A Guide for the Supervisee
Written by Mary Creaner
I’m sure if you work with kids or their parents you have lots of books on your shelf just like I do. The books you wouldn’t be without and couldn’t put down and the books that you didn’t quite connect with.
I’m often asked to recommend books by the practitioners I supervise and train so I decided to put together some of my past book reviews. I’ve got many other titles related to working therapeutically with children I can share with you, both practical and theoretical so look out for more reviews from me.
If you’ve read any of the books I’ve reviewed on this page or have book recommendations of your own please leave a comment. I’d love to hear from you.
Getting the Best out of Supervision in Counselling and Psychotherapy by Mary Creaner is well researched and written in a lively and engaging style. The author clearly believes clinical supervision is an essential part of counselling training and practice and her knowledge shines from every page.
The book is described on the cover as a guide for the supervisee and suggests it’s suitability for a therapist about to embark on a supervisory relationship or an experienced practitioner. The book would also be of considerable benefit to new or more experienced supervisors in my opinion. It covers such a range of topics I’m sure any supervisor would learn something new or supplement their existing knowledge by dipping into the chapters.
Everything you would expect to find in a scholarly text on supervision is included. There are chapters on the meaning and purpose of supervision, the supervisory relationship and different models of supervision. The book also explores ethical, legal and professional issues and much more. I particularly liked the way the book was structured. Each chapter is concise with a series of reflective questions at the end of the chapter and vignettes when appropriate. This is an ideal book for use as a core text on supervision training courses. Additionally, over 20 pages of appendices provide very useful resources for supervisors and supervisees alike.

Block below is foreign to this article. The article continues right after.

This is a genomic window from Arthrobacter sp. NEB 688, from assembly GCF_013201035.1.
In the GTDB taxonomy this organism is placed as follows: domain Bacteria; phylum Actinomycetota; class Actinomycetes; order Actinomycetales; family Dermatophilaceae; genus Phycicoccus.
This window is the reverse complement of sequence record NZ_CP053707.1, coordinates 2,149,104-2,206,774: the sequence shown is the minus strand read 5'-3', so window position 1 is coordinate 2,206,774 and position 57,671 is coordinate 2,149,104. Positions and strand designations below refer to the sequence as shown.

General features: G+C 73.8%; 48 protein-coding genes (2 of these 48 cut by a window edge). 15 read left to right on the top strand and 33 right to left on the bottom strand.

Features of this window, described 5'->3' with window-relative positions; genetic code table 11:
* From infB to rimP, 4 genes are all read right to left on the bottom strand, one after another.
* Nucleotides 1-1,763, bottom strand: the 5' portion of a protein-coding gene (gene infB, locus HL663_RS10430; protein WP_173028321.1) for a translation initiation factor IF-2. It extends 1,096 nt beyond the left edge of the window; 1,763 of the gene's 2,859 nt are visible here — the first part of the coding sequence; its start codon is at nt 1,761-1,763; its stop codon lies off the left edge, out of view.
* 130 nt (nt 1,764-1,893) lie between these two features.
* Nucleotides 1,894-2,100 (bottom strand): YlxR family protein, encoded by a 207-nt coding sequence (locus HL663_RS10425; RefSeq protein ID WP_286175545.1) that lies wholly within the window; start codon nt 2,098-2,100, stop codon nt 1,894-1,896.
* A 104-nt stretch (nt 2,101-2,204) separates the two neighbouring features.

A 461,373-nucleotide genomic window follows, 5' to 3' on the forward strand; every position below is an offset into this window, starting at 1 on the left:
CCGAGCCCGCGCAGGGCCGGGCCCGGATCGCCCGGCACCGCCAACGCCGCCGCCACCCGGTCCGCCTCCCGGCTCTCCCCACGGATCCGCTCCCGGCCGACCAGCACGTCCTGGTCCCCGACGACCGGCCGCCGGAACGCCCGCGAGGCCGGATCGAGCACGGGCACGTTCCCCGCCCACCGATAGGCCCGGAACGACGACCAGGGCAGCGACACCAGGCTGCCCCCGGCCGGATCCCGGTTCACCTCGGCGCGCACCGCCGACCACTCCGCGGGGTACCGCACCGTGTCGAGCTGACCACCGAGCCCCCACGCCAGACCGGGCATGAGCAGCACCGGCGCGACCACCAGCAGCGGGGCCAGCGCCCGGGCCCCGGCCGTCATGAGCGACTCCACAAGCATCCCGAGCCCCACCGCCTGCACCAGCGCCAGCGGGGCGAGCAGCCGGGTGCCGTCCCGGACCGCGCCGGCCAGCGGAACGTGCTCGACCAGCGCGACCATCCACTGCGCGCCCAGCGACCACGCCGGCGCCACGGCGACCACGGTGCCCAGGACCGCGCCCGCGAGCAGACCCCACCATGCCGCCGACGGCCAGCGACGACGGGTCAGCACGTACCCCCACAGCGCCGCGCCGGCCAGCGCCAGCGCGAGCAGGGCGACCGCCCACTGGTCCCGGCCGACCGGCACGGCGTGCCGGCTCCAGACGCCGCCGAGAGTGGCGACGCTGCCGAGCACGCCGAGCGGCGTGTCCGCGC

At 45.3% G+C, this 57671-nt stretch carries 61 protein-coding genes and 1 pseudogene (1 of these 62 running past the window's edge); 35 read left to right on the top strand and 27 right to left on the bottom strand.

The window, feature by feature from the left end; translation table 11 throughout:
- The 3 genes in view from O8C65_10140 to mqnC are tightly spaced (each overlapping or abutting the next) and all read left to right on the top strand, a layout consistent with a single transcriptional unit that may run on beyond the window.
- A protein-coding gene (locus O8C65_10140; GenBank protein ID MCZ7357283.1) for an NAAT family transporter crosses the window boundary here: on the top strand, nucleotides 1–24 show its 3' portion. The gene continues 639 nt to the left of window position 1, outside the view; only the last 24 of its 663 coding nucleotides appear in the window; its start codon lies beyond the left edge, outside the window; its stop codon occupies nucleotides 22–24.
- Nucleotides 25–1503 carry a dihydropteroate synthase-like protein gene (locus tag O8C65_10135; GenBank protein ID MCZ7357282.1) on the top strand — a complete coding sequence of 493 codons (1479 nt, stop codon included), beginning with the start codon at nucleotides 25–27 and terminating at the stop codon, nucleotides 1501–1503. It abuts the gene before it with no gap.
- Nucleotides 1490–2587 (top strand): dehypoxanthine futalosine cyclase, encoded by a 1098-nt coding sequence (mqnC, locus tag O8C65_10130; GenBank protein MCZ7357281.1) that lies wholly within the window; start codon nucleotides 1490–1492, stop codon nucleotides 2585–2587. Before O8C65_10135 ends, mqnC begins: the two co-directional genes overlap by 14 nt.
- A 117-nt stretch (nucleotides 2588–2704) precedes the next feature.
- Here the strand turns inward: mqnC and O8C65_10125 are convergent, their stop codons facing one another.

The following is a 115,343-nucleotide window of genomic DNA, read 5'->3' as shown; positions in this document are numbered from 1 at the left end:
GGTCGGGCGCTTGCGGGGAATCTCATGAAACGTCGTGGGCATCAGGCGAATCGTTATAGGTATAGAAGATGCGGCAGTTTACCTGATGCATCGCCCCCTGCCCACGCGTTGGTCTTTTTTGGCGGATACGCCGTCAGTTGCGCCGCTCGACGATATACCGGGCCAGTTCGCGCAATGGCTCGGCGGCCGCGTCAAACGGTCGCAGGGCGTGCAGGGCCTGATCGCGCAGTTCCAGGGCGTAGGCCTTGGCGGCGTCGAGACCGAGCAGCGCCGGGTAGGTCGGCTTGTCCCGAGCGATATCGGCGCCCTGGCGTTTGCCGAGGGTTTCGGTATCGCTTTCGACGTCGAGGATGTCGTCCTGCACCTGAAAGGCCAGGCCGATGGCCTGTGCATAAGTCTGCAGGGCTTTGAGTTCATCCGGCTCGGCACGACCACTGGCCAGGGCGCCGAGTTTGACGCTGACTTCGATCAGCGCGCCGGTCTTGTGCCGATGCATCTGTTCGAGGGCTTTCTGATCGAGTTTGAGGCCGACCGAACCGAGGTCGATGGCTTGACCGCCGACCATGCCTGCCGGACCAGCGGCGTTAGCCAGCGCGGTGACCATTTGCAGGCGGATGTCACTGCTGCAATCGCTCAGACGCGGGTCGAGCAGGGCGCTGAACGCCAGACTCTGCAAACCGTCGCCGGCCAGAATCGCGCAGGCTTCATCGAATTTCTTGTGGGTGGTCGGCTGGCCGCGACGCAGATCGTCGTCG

Many therapists use art, visualisation etc. with clients, therefore, some discussion around using creative techniques in supervision would have been a bonus chapter I would have enjoyed reading. However, I’m a big fan of technology and using web cameras in supervision (e.g. Skype), so it was fascinating to read about a comparative study between online and face to face supervision which found no difference in satisfaction levels or effectiveness.
I enjoyed reviewing this text and would highly recommend it to supervisees, supervisors and those running supervision courses.
Mo Perkins is a Senior Accredited Psychotherapist and Supervisor and founder of Mosaic Counselling & Coaching.